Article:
Saudi Arabia is aiming at the moon, literally
Saudi is a pioneer of sorts when it comes to space in the region.
Back in June 1985, Sultan bin Salman al-Saud, a member of the Saudi royal family, was part of the crew on a Space Shuttle Discovery flight, becoming the first Arab, first Muslim and the first member of a royal family to go into outer space.
But following Saudi efforts have since been geared, more than anything else, towards satellite projects.
In fact, Saudi engineers and researchers have completed work on a payload for a Chinese space vehicle that will explore the moon, the Saudi Press Agency reported on Monday.
The joint exploration is in line with a memorandum of understanding concluded between China and Saudi Arabia during King Salman’s visit to Beijing in mid-March 2017, the SPA said, quoting Prince Turki bin Saud bin Mohammed, president of King Abdulaziz City for Science and Technology (KACST).
The joint venture intends to study and explore the moon, “particularly the invisible side of it to provide scientific data for researchers and specialist in space research and science.”
As agreed upon by the KACST and the Chinese Space Agency, the Saudi side will build a payload for a space sensory system for use in filming and take photos of the moon.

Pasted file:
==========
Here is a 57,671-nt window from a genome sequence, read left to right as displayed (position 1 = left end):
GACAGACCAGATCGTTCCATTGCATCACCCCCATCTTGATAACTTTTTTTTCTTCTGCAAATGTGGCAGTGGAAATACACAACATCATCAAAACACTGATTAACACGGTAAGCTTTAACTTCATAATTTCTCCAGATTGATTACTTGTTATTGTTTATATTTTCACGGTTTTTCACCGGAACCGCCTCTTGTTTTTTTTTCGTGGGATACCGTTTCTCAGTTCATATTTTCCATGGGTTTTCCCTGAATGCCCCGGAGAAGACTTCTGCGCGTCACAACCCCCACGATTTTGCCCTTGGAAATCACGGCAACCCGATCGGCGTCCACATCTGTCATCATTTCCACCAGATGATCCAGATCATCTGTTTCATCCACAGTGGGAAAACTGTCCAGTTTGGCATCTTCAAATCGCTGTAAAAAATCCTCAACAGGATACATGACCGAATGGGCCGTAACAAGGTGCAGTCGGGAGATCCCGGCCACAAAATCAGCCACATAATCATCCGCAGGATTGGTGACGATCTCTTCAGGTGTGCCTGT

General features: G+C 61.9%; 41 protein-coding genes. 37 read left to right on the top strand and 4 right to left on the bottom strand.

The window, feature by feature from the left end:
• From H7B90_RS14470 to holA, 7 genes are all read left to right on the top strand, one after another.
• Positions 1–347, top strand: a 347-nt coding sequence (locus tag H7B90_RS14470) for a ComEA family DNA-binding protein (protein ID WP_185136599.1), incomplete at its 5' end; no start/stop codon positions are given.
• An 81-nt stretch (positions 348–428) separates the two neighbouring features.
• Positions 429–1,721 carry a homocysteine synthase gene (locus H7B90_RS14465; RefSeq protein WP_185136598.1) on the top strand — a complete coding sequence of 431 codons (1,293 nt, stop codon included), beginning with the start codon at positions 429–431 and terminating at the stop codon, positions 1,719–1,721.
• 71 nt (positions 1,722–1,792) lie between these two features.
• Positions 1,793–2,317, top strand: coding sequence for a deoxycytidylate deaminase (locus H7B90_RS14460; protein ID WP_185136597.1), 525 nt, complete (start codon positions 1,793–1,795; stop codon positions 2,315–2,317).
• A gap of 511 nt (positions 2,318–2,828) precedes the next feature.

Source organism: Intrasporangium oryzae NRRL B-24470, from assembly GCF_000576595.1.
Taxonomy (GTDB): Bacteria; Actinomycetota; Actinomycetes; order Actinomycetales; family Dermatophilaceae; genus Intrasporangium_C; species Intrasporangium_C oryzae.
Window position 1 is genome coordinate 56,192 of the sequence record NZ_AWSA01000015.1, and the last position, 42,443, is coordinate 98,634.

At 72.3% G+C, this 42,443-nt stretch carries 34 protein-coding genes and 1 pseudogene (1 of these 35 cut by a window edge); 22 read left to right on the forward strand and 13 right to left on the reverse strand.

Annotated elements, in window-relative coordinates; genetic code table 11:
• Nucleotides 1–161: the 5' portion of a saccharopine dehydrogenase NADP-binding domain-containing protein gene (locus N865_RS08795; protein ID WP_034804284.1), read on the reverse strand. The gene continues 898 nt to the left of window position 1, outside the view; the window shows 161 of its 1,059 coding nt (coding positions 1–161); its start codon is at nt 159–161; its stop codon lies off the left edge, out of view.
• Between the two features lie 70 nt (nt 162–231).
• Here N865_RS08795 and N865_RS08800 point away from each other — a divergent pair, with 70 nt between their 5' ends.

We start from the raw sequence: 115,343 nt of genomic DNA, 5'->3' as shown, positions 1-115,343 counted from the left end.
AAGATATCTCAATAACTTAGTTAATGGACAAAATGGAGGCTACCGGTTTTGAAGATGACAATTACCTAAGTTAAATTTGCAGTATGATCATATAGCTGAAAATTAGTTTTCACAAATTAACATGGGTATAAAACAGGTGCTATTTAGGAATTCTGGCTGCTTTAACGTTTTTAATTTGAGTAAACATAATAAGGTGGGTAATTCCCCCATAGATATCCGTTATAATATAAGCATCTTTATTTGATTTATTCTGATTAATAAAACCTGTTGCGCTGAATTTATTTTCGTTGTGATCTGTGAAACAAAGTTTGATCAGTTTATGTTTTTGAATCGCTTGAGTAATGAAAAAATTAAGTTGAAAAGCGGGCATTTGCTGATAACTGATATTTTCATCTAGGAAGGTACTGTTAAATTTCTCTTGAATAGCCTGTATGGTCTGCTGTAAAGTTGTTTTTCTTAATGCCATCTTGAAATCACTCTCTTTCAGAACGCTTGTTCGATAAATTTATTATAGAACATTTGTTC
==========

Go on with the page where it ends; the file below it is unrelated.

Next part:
“The payload was readied in a record time of no more than 12 months, during which the Saudi research team faced numerous challenges, most prominent of which was the importance of manufacturing a small payload with a high capacity of less than 10.5 cubic-cm and a weight of no more than 630 grams on the Chinese satellite,” the KACST head said.
The payload consists of photographic and data processing units, among others, that is not only light in weight but also able to endure the space environment.
The equipment can take photos from different angles and altitudes that vary according to the lunar orbit changes, Prince Turki was quoted by the SPA as saying.
“Saudi Arabia’s taking part in this great event would boost, no doubt, its efforts to develop its satellite technologies and use it in several fields of reconnaissance and distance censoring as well as space telecommunications, in addition to proceeding with the march of catching the world race in this field,” he said.
What about the UAE?
UAE’s space goals are bolder
Dubai emphasized its interest in space, last year, announcing that it will host the International Astronautical Congress in 2020.
The UAE isn’t aiming for the Moon, it is going to Mars.
In preparation for a Mars mission, the country has funded Mars Science City, a $136m endeavor that will replicate human colonization of the planet, according to Business Insider.